HYCOM currents for July 2019 viewed in Panoply, used to evaluate E-W set to compare with Pilot Chart results for the same study. Keep in  mind, Pilot Charts are climatic values, and the above is one specific year.

Below is the summary of currents, where the E-W component has been pulled out. In other words, when you do this, and you find a current of 1.0 kts to the NW, we have to break that into N component and W components, which for this 45º is just x 0.7.  So 1.0 to the NW adds 0.7 to the West.  For this study we do not care about the N-S components.  The N-S component primarily determines how long it will take, but not the set to the West. Technically it has some effect, in that it slows us down or speeds us up, so the time spent in that current segment is not the same as the 6.0 kts we are assuming. But these currents are small, so that is a relatively smaller effect... i.e., 6.0 vs say 6.4.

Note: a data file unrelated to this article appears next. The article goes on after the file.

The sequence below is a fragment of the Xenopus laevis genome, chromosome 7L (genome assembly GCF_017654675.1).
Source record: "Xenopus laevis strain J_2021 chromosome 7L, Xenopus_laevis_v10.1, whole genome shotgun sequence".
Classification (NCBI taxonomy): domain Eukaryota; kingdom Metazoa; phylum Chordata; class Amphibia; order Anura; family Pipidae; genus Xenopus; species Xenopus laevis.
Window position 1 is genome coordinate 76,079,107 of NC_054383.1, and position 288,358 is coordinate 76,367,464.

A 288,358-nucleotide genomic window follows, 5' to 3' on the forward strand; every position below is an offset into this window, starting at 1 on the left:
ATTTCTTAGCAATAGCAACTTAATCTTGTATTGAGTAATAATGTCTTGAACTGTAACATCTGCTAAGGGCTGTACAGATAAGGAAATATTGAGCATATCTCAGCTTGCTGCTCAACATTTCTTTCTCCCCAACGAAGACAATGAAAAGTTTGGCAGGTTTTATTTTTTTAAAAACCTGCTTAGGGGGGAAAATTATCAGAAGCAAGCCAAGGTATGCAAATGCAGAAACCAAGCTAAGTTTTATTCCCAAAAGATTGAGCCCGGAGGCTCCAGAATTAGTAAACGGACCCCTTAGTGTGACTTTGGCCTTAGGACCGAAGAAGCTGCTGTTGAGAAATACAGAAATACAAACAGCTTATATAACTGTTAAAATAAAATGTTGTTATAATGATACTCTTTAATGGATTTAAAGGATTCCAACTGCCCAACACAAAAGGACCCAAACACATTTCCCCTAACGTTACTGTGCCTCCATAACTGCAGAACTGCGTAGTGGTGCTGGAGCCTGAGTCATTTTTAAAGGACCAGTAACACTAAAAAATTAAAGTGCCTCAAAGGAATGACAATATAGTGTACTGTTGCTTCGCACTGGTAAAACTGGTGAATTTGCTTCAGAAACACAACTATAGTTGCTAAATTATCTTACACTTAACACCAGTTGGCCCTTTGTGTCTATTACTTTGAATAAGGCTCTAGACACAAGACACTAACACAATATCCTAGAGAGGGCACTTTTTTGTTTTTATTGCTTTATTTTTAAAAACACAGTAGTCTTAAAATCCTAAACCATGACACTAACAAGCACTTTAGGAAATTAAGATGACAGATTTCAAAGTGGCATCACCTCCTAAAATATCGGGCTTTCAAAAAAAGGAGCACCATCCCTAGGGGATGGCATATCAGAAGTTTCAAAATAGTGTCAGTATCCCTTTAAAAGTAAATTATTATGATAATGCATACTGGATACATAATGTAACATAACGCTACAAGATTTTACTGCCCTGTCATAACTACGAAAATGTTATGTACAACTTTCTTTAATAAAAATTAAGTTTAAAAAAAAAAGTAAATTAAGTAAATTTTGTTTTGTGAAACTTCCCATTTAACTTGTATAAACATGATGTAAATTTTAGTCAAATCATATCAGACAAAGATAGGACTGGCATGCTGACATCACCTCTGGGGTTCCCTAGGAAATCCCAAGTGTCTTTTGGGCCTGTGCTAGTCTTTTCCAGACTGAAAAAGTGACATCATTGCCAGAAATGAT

Here is first the raw data, followed by a transcription—remember this is the answer to a training exercise.


We are assuming a SMG of 6.0 kts, so time in the current for each 2º of Lat change is 120/6 = 20 hr, then we multiply: 20 hr x the drift to get the set, i.e., 0.4 kts W for 20 hr = net 8 nmi to the west.


HYCOM forecasts for net drift to the west in July 2019. We estimate the missing counter current below which is shown to reduce the set from 252 to 176 nmi.

We ended up in July of 2019 with a total westerly set of 252 nmi, but notice that this year there was no notable counter current forecasted, usually seen in July in the range of about 5N to 10N. That result is not common, and likely unique to this model for this year, so we look into ways to estimate the countercurrent.